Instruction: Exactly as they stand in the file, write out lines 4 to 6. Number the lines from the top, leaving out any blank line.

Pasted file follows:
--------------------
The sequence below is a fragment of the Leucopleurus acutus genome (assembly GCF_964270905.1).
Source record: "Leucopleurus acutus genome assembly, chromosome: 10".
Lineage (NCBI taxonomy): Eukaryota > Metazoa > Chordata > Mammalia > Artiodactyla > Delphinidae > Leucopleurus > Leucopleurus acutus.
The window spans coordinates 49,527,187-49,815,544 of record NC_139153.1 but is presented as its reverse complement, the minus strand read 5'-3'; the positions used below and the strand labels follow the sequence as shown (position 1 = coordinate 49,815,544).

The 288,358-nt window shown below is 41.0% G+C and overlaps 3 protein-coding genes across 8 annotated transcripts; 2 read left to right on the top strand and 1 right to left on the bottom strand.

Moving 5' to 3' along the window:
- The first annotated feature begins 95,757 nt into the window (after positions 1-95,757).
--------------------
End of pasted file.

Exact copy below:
The window spans coordinates 49,527,187-49,815,544 of record NC_139153.1 but is presented as its reverse complement, the minus strand read 5'-3'; the positions used below and the strand labels follow the sequence as shown (position 1 = coordinate 49,815,544).

The 288,358-nt window shown below is 41.0% G+C and overlaps 3 protein-coding genes across 8 annotated transcripts; 2 read left to right on the top strand and 1 right to left on the bottom strand.

Moving 5' to 3' along the window: